Federal Election Commission.
Notice of proposed rulemaking.
The Federal Election Commission requests comments on the proposed deletion of its current rules that restrict the ability of political party committees to make both independent expenditures and coordinated party expenditures with respect to the same candidate in connection with a general election for Federal office. The current rules also prohibit a political party committee that makes coordinated expenditures with respect to a candidate from transferring funds to, or assigning authority to make coordinated expenditures to, or receive a transfer of funds from, a political party committee that has made or intends to make an independent expenditure with respect to that candidate. These rules were promulgated in order to implement section 213 of the Bipartisan Campaign Reform Act of 2002. However, in McConnell v. FEC, the U.S. Supreme Court held that section 213 is unconstitutional. Therefore, the Commission proposes to remove the rules implementing section 213. No final decision has been made by the Commission on the issues presented in this rulemaking. Further information is provided in the supplementary information that follows.
Comments must be received on or before July 30, 2004. If the Commission receives sufficient requests to testify, it may hold a hearing on these proposed rules. Commenters wishing to testify at the hearing must so indicate in their written or electronic comments.
All comments should be addressed to Mr. Brad C. Deutsch, Assistant General Counsel, and must be submitted in either electronic or written form. Commenters are strongly encouraged to submit comments electronically to ensure timely receipt and consideration. Electronic mail comments should be sent to email@example.com and must include the full name, electronic mail address and postal service address of the commenter. Electronic mail comments that do not contain the full name, electronic mail address and postal service address of the commenter will not be considered. If the electronic mail comments include an attachment, the attachment must be in the Adobe Acrobat (.pdf) or Microsoft Word (.doc) format. Faxed comments should be sent to (202) 219-3923, with printed copy follow-up to ensure legibility. Written comments and printed copies of faxed comments should be sent to the Federal Election Commission, 999 E Street, NW., Washington, DC 20463. The Commission will post public comments on its Web site. If the Commission decides a hearing is necessary, the hearing will be held in the Commission's ninth floor meeting room, 999 E Street NW., Washington, DC.Start Further Info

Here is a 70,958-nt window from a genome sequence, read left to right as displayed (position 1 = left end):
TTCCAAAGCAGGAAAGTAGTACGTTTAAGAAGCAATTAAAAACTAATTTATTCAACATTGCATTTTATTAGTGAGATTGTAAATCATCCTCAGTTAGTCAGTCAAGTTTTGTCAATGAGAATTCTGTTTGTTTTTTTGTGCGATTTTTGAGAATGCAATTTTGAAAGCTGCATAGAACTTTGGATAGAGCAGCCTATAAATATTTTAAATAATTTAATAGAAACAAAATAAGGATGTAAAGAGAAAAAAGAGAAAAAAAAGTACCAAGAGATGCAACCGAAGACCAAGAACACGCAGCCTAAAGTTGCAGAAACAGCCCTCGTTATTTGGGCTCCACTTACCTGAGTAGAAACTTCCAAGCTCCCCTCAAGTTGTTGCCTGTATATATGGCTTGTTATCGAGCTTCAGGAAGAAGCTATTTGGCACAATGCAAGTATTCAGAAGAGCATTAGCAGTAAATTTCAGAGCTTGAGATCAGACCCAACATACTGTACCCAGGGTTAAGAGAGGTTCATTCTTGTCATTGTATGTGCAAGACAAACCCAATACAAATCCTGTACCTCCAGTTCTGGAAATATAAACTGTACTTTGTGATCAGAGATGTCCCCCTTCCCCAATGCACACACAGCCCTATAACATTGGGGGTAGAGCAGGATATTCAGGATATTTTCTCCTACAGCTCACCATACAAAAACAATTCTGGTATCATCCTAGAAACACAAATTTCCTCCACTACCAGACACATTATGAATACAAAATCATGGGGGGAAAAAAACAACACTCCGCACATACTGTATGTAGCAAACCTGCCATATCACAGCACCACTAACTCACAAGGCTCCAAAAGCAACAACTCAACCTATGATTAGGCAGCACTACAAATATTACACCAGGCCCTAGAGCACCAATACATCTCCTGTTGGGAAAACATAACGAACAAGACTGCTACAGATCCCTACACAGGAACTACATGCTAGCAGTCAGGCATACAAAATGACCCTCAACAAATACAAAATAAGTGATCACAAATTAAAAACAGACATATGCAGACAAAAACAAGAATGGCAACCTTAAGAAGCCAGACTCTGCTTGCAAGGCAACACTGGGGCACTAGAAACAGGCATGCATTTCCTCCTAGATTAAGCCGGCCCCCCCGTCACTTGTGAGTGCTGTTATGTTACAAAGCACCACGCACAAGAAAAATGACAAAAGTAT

FOR FURTHER INFORMATION CONTACT:
Mr. Brad C. Deutsch, Assistant General Counsel, or Mr. Ron B. Katwan, Attorney, 999 E Street, NW., Washington, DC 20463, (202) 694-1650 or (800) 424-9530.End Further Info End Preamble Start Supplemental Information
Under the Federal Election Campaign Act of 1971 (“FECA” or the “Act”), as amended, 2 U.S.C. 431 et seq., a national committee, State committee, or a subordinate committee of a State committee of a political party may make expenditures in coordination with a Federal candidate for that candidate's general election campaign up to prescribed limits without these expenditures counting against the party committee's contribution limits. 2 U.S.C. 441a(d)(1)-(3). While the Act limits coordinated expenditures, political party committees may make unlimited “independent expenditures,” which are not coordinated with a candidate's campaign. See Colorado Republican Federal Campaign Committee v. FEC, 518 U.S. 604 (1996) (“Colorado I”).
Section 213 of the Bipartisan Campaign Reform Act of 2002 (Pub. L. 107-155 (Mar. 27, 2002)) (“BCRA”) amended 2 U.S.C. 441a(d), by prohibiting political party committees, under certain conditions, from making both coordinated party expenditures and independent expenditures with respect to the same candidate, and from making transfers and assignments to other political party committees. 2 U.S.C. 441a(d)(4).
Subsequently, in McConnell v. FEC, 540 U.S.__; 124 S.Ct. 619, 700-704 (2003), the Supreme Court found section 213 unconstitutional. The Court held that by requiring political parties to choose between coordinated and independent expenditures during the post-nomination, pre-election period, section 213 placed an unconstitutional burden on the parties' right to make unlimited independent expenditures. 124 S.Ct. at 700-704. Accordingly, the Commission now proposes to remove its regulations at 11 CFR 109.35 implementing BCRA section 213 and to delete from other regulations cross-references to the rules that would be removed.
I. Proposed 11 CFR 102.6—Transfer of Funds; Collecting Agents
The Commission proposes to revise section 102.6 by deleting the cross-reference to current section 109.35, which the Commission proposes to remove. Start Printed Page 39374
II. Proposed 11 CFR 106.8—Allocation of Expenses for Political Party Committee Phone Banks That Refer to Clearly Identified Federal Candidate
The Commission proposes to revise section 106.8 by deleting the cross-reference to current section 109.35, which the Commission proposes to remove.
III. Proposed 11 CFR 109.30—How Are Political Party Committees Treated for Purposes of Coordinated and Independent Expenditures?
The Commission proposes to revise section 109.30 by deleting the cross-references to current section 109.35, which the Commission proposes to remove.
IV. Proposed 11 CFR 109.33—May a Political Party Committee Assign Its Coordinated Party Expenditure Authority to Another Political Party Committee?
The Commission proposes to revise section 109.33 by deleting the cross-reference to current section 109.35, which the Commission proposes to remove.